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Thursday, July 19, 2018

Energous: It's Worse Than We Thought

A contributor to SeekingAlpha has recently posted an article highlighting data from an FOIA request to the FCC regarding Energous' approval for their mid-range transmitter last December. They appear to show concern from the FCC officials as to how the system was performing, and understanding the system behavior. There's also discussion regarding the safety limits, which I think are one of the key issues and concerns surrounding this approval, and covered them in several posts. The author has provided the FOIA documents for download here.

For some background, I wrote several posts on the FCC approval in December last year, you can find them starting here.

Interestingly, earlier this year I did a FOIA request for all of FCC Chairman Ajit Pai's communications regarding Energous (along with several other keywords) and was told there was nothing. Given Ajit Pai's (IMO clearly illegal) use of the official FCC communications to promote a private company, I suspect there are documents there, just not available. I may revisit that.

One of the key images that has been redacted from the FCC report, but is floating around from another source, shows the actual specifications for their desktop system.

There are some key points in here:
  • The system works for only 1 receiver at a time
  • Output is from 12 antenna, each antenna is 1.8W (32.5 dBm) - 21.6 Watts total output
  • Receive power at 30cm is 190 mW, at 1m is 60mW
  • Max range 1 meter
  • Receiver is 6.5 cm in diameter
  • No mention of safety limit distance
There is no clear detail is that received power is actual RF power at target, or power to battery at target - I suspect the former. This is a higher output power than the system shown in FCC documents in the Part 18 Approval (21.6W vs 10W), and the receive power slightly lower - I was estimating 100 to 150 mW at 50 cm, some were estimating higher. That implies a "Wall to Battery" efficiency of 0.2% at 30cm and 0.06% at 1 meter, assuming 90 Watts in at the wall socket (thanks to a reader for pointing out my initial mistake here). That would mean a phone would take over a day to charge at 30 centimeters, and nearly 4 days at 1 meter - and that's assuming 100% efficiency on receive, and I also suspect those numbers are ideal and real world will be worse. You might say it's more appropriate for IoT or small item charging, however the receiver, at 6.5cm diameter, is wider than my phone. I expect it's multiple dipole antenna and they need it that size to get even that terrible efficiency. I can see why Myant didn't want this receiver in their underwear.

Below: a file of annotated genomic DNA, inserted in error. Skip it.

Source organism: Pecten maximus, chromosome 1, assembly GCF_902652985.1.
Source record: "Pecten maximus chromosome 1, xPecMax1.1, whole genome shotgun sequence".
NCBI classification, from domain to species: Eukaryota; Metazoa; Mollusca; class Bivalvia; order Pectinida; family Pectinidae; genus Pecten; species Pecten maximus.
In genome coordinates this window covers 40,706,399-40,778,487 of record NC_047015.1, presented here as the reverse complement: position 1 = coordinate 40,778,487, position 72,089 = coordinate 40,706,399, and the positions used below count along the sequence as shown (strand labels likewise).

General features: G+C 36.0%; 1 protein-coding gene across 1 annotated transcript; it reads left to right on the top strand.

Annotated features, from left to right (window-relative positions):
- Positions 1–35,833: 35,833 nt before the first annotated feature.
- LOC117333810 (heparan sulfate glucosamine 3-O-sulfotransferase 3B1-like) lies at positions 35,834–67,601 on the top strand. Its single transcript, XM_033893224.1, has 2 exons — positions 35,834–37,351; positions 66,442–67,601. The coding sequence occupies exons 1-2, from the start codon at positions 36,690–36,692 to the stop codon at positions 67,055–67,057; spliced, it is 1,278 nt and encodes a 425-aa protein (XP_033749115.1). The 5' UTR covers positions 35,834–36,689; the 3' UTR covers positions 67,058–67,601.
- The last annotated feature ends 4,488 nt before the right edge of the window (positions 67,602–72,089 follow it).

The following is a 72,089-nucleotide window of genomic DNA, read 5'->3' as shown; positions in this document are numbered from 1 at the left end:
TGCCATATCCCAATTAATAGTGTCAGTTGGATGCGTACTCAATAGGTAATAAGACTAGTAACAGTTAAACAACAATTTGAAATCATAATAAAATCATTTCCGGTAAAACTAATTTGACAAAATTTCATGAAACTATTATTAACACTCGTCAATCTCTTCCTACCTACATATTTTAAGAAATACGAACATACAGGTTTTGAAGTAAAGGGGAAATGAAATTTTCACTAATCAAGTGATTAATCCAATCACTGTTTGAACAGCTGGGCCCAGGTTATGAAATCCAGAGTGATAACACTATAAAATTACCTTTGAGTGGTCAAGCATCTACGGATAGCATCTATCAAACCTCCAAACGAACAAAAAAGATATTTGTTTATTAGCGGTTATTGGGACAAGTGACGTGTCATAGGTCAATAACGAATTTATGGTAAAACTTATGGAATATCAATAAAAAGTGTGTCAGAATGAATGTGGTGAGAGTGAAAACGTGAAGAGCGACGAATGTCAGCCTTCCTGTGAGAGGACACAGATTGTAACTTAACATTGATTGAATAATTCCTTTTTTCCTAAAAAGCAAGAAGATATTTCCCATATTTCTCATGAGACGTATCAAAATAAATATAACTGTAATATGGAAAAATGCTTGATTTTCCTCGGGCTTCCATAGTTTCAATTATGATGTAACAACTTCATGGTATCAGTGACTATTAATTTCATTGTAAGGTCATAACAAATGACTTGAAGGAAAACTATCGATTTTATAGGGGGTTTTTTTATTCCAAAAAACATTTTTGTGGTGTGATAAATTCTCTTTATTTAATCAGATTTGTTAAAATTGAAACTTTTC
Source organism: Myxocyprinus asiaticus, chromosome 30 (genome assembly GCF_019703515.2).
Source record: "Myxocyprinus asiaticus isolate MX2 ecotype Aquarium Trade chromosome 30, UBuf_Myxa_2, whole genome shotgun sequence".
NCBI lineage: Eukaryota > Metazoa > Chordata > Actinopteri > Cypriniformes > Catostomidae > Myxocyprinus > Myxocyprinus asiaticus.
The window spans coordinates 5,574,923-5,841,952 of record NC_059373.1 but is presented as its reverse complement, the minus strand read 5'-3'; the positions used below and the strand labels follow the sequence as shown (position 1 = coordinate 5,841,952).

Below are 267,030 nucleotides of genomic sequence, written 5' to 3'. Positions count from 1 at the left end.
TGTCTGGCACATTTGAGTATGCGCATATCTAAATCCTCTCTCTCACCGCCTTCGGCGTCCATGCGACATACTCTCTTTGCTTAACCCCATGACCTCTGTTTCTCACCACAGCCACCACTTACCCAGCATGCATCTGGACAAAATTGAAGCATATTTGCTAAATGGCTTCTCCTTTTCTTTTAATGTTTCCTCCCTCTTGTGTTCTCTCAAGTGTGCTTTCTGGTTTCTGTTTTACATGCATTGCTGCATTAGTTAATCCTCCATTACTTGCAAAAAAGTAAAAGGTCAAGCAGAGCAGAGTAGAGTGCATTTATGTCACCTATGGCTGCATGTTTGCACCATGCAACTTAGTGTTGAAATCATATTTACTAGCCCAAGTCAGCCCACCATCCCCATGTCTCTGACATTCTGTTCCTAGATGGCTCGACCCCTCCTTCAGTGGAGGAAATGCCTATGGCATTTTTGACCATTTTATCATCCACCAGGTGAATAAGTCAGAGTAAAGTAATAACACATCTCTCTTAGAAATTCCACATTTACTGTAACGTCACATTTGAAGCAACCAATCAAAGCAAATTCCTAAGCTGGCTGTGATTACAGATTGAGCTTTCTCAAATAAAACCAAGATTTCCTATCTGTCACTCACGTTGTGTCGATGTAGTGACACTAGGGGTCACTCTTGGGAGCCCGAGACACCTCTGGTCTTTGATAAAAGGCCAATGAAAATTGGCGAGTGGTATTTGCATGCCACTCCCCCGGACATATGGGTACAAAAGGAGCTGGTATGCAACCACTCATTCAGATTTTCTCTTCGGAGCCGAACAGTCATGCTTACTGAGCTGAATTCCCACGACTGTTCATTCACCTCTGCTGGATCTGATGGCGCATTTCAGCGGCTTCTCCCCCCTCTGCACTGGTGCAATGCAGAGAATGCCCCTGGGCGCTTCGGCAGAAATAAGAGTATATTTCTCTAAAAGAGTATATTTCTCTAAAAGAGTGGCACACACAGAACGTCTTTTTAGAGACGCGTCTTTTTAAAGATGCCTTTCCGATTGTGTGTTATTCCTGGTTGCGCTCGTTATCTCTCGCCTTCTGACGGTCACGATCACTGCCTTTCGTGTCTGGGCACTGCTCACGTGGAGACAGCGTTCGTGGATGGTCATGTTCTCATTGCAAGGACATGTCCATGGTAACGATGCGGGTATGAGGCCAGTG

So charge times are obscenely long, it's incredibly inefficient, only one target receiver at a time, the receiver is larger than a phone, and it needs a safety cutoff if you get too close. Did I miss anything? 

Apple must be chomping at the bit to get hold of this technology...

I'll dig into the released documents in more detail later, but at first glance it doesn't quite match with prior statements from the Energous CEO as to system capabilities.

"Here is a brief summary of the results of the amount of actual power delivered to a device at varying distances with a single WattUp transmitter. Power received at zero to five feet measured 5.55 watts compared to our targeted performance of 4 watts. Power received at five to 10 feet measured 3.74 watts compared to our targeted performance of 2 watts and power received at 10 to 15 feet measured 1.06 watts compared to our targeted performance of 1 watt."

5.5 Watts vs an actual 0.19W - only a factor of around 29. Remember that when viewing the statements from at-distance wireless power companies as to their performance specs, compared to what they have to write in the legally required documents and spec sheets.

There's an update to this post, reading the releases in more detail, here.

(Since I always seem to need say this - I have no financial position, short or long, in Energous or any related company)

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